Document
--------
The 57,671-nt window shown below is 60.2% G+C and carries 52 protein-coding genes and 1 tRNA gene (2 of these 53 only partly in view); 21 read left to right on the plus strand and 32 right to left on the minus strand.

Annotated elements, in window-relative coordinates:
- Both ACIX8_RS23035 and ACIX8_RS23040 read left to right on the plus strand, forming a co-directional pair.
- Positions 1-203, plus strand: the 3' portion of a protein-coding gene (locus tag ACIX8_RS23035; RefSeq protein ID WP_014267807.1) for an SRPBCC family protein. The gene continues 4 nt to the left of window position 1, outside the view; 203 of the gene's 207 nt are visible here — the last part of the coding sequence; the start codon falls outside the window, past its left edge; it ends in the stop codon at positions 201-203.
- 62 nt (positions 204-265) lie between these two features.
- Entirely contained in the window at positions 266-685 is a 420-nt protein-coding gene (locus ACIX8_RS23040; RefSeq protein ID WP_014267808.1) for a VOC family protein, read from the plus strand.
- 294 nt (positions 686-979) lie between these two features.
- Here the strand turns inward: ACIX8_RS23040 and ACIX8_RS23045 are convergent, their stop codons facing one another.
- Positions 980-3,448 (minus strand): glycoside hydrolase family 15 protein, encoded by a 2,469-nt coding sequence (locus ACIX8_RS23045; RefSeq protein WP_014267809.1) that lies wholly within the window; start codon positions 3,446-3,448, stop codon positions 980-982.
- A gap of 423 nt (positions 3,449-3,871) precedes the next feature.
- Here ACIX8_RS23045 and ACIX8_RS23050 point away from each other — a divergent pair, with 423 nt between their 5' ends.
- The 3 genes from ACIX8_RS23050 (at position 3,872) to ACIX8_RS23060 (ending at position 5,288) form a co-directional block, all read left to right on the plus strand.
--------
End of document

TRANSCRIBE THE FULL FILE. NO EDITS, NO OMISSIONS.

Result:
The 57,671-nt window shown below is 60.2% G+C and carries 52 protein-coding genes and 1 tRNA gene (2 of these 53 only partly in view); 21 read left to right on the plus strand and 32 right to left on the minus strand.

Annotated elements, in window-relative coordinates:
- Both ACIX8_RS23035 and ACIX8_RS23040 read left to right on the plus strand, forming a co-directional pair.
- Positions 1-203, plus strand: the 3' portion of a protein-coding gene (locus tag ACIX8_RS23035; RefSeq protein ID WP_014267807.1) for an SRPBCC family protein. The gene continues 4 nt to the left of window position 1, outside the view; 203 of the gene's 207 nt are visible here — the last part of the coding sequence; the start codon falls outside the window, past its left edge; it ends in the stop codon at positions 201-203.
- 62 nt (positions 204-265) lie between these two features.
- Entirely contained in the window at positions 266-685 is a 420-nt protein-coding gene (locus ACIX8_RS23040; RefSeq protein ID WP_014267808.1) for a VOC family protein, read from the plus strand.
- 294 nt (positions 686-979) lie between these two features.
- Here the strand turns inward: ACIX8_RS23040 and ACIX8_RS23045 are convergent, their stop codons facing one another.
- Positions 980-3,448 (minus strand): glycoside hydrolase family 15 protein, encoded by a 2,469-nt coding sequence (locus ACIX8_RS23045; RefSeq protein WP_014267809.1) that lies wholly within the window; start codon positions 3,446-3,448, stop codon positions 980-982.
- A gap of 423 nt (positions 3,449-3,871) precedes the next feature.
- Here ACIX8_RS23045 and ACIX8_RS23050 point away from each other — a divergent pair, with 423 nt between their 5' ends.
- The 3 genes from ACIX8_RS23050 (at position 3,872) to ACIX8_RS23060 (ending at position 5,288) form a co-directional block, all read left to right on the plus strand.